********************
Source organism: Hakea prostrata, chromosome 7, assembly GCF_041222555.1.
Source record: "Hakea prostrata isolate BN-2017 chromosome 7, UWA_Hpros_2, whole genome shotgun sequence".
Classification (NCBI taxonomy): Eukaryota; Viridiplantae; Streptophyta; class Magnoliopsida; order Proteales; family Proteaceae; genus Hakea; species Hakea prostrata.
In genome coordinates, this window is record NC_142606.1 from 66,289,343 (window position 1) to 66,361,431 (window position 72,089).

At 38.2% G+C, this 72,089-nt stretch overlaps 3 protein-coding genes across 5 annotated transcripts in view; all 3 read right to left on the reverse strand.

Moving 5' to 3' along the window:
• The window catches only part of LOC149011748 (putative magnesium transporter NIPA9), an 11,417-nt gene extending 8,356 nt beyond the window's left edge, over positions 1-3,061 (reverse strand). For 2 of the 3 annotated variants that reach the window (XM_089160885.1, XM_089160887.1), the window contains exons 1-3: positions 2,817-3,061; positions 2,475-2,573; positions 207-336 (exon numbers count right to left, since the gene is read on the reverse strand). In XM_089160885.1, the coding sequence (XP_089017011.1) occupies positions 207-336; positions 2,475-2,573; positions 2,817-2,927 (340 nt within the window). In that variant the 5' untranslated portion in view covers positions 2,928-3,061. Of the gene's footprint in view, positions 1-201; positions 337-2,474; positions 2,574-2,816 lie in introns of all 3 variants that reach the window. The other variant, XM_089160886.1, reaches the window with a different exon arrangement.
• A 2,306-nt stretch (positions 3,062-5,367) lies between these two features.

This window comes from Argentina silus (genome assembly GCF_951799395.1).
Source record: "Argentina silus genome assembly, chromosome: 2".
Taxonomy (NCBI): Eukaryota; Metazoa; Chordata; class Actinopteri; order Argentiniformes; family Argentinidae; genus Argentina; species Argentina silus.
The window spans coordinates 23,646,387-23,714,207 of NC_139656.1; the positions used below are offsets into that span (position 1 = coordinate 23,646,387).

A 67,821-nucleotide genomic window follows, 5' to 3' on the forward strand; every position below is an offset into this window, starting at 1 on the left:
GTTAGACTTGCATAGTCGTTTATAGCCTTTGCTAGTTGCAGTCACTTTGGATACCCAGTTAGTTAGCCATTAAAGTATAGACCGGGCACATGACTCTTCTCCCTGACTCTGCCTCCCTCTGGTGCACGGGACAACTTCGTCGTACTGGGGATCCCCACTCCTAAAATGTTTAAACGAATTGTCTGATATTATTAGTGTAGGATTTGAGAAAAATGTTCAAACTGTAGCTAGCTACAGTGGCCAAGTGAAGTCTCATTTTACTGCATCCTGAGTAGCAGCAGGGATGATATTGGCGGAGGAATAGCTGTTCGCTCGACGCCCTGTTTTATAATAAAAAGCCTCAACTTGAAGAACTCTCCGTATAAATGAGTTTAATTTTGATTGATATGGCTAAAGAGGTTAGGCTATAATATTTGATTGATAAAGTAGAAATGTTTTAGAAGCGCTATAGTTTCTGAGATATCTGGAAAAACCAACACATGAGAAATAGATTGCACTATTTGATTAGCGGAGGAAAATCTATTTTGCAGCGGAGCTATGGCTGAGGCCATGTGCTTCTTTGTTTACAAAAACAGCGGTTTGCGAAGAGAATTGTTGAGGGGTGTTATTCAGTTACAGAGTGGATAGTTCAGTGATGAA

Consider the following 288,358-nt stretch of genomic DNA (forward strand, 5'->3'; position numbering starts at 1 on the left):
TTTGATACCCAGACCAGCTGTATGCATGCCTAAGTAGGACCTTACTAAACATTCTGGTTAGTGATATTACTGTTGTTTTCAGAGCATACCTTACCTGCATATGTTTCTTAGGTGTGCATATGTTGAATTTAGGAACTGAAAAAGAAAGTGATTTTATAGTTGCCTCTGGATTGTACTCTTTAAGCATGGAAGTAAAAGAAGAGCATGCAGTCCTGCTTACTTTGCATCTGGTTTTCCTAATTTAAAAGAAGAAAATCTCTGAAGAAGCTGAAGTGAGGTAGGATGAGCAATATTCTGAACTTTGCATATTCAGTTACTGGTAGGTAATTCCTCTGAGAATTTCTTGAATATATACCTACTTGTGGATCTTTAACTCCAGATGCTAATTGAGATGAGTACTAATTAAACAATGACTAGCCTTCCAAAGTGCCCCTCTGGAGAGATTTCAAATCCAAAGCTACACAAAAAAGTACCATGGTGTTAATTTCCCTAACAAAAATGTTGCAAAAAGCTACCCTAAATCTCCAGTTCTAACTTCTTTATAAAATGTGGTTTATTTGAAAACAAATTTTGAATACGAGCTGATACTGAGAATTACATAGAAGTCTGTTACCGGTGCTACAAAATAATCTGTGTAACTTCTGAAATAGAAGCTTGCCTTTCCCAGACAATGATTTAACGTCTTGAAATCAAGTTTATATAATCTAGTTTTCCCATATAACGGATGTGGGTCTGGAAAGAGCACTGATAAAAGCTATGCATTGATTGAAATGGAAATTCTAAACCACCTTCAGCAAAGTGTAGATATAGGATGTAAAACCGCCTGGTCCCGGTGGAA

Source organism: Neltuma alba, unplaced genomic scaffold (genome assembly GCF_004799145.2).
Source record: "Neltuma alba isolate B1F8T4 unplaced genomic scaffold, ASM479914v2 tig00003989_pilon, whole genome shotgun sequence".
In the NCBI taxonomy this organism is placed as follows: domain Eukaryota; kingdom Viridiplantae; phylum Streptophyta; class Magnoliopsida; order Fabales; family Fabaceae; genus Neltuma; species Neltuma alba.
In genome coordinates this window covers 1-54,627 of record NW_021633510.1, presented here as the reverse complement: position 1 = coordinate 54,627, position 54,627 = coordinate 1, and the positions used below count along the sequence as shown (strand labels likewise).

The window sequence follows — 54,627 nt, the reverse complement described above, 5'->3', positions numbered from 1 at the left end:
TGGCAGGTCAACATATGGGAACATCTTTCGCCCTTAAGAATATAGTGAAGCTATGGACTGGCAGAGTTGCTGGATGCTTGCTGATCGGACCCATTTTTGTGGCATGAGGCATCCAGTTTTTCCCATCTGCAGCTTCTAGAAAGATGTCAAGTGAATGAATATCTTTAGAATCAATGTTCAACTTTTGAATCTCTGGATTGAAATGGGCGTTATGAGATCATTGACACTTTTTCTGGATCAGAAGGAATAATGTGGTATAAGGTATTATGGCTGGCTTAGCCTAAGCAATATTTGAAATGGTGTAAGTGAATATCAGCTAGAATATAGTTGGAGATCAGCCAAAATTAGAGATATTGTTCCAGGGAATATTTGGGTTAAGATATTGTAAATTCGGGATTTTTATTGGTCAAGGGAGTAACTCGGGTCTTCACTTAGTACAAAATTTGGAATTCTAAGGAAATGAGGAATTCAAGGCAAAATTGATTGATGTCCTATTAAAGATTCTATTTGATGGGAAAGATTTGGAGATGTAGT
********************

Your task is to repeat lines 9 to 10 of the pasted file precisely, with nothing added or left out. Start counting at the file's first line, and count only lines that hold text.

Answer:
This window comes from Argentina silus (genome assembly GCF_951799395.1).
Source record: "Argentina silus genome assembly, chromosome: 2".